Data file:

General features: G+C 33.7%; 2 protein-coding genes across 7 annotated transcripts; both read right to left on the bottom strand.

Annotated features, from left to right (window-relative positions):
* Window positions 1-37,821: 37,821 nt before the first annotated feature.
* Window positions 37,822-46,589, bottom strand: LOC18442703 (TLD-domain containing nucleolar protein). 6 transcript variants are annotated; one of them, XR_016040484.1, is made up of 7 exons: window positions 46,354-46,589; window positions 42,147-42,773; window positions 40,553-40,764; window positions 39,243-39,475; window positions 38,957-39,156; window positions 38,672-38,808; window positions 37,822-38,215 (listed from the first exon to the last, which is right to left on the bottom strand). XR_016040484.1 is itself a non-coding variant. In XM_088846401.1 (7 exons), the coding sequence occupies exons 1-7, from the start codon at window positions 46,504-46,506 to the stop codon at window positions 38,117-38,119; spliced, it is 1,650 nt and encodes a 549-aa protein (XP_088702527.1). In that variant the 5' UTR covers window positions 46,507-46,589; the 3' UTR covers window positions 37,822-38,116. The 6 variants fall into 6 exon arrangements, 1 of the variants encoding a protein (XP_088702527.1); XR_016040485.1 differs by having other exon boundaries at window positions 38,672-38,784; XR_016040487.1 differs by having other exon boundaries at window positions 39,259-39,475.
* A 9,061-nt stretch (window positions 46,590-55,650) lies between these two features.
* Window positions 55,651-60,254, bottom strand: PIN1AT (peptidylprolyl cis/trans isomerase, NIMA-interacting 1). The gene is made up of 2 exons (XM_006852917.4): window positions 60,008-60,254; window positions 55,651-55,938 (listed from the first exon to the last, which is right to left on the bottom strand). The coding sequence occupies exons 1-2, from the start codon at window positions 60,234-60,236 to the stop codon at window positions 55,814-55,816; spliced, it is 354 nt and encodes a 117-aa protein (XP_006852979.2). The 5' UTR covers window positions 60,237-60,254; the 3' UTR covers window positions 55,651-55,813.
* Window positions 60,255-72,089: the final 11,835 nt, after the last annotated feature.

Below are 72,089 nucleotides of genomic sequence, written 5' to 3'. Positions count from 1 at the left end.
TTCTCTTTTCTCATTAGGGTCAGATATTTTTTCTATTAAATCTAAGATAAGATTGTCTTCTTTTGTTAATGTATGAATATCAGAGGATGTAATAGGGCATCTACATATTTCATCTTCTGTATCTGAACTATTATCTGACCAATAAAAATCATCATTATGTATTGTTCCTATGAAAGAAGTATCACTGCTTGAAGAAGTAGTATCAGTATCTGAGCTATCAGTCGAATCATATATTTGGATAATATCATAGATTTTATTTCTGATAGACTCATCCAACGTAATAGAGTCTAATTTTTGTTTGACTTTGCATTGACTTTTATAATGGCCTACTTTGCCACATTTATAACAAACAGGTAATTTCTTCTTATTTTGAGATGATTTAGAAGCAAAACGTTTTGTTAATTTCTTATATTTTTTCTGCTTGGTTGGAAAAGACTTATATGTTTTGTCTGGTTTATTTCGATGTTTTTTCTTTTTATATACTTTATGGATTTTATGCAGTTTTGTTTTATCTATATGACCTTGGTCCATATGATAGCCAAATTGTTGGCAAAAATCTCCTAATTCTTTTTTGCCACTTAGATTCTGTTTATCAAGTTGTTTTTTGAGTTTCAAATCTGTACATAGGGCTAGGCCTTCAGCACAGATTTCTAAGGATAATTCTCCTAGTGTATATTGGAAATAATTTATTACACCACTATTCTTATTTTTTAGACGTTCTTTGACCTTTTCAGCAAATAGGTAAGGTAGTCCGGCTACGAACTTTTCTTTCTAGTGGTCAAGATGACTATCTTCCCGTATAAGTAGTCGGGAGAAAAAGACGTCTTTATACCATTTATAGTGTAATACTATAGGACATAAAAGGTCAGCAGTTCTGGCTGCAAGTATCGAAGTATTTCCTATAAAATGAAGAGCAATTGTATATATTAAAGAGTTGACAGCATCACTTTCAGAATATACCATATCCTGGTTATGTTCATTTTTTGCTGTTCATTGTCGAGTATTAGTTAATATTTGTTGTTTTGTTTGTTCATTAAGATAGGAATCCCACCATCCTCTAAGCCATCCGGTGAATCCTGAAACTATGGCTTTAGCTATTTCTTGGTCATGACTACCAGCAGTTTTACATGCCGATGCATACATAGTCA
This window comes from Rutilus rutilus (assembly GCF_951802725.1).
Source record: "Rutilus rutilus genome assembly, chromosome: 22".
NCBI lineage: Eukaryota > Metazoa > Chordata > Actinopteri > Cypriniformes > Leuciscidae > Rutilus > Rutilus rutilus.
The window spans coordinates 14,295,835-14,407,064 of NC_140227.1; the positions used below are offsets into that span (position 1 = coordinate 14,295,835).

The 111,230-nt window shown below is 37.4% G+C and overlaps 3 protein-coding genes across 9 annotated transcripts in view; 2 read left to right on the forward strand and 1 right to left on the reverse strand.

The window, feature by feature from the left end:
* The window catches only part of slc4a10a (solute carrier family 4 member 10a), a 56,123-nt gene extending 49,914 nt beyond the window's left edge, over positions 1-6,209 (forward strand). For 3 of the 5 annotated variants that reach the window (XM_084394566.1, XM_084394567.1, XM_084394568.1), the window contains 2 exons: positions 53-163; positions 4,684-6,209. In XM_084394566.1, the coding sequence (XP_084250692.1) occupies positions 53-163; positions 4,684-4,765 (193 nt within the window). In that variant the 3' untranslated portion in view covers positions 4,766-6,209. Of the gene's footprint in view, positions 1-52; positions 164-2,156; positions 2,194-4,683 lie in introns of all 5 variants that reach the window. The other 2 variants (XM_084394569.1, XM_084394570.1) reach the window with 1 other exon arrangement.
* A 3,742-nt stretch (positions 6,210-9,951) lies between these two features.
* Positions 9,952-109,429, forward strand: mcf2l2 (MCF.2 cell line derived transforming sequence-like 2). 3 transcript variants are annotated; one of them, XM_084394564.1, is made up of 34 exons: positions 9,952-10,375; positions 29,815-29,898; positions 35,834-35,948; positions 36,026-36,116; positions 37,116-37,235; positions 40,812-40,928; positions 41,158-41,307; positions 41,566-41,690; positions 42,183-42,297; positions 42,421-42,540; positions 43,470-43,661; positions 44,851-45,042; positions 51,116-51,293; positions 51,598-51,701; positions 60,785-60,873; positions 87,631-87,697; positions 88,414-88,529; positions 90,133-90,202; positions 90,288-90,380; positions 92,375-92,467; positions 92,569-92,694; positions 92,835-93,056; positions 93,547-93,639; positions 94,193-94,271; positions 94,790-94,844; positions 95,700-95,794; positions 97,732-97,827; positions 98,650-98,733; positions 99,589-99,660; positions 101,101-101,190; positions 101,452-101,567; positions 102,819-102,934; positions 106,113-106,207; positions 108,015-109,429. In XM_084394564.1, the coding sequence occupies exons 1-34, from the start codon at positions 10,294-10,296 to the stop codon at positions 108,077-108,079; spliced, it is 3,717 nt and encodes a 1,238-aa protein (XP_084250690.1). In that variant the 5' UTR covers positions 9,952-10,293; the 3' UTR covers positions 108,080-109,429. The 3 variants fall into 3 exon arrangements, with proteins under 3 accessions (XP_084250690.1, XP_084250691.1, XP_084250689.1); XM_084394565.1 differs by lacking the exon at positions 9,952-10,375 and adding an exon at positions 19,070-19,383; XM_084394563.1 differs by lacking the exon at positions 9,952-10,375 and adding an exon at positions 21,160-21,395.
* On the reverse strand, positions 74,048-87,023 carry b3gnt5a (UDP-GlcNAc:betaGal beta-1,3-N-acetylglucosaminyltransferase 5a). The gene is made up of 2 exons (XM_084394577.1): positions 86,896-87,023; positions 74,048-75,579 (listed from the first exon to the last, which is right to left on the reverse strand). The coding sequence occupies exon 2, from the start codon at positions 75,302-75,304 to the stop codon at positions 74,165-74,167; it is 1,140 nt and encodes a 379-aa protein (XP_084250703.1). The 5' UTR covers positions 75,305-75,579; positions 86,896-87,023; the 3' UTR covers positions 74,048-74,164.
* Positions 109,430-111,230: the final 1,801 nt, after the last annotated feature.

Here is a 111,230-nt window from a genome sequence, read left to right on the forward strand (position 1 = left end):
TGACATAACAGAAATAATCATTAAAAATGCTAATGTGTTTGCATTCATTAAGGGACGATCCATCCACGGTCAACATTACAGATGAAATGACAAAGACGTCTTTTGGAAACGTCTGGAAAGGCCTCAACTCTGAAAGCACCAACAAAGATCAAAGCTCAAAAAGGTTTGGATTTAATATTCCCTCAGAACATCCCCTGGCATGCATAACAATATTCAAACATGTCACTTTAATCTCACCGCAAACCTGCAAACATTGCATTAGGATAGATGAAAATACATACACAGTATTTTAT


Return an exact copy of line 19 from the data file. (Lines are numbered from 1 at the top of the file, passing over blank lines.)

* On the reverse strand, positions 74,048-87,023 carry b3gnt5a (UDP-GlcNAc:betaGal beta-1,3-N-acetylglucosaminyltransferase 5a). The gene is made up of 2 exons (XM_084394577.1): positions 86,896-87,023; positions 74,048-75,579 (listed from the first exon to the last, which is right to left on the reverse strand). The coding sequence occupies exon 2, from the start codon at positions 75,302-75,304 to the stop codon at positions 74,165-74,167; it is 1,140 nt and encodes a 379-aa protein (XP_084250703.1). The 5' UTR covers positions 75,305-75,579; positions 86,896-87,023; the 3' UTR covers positions 74,048-74,164.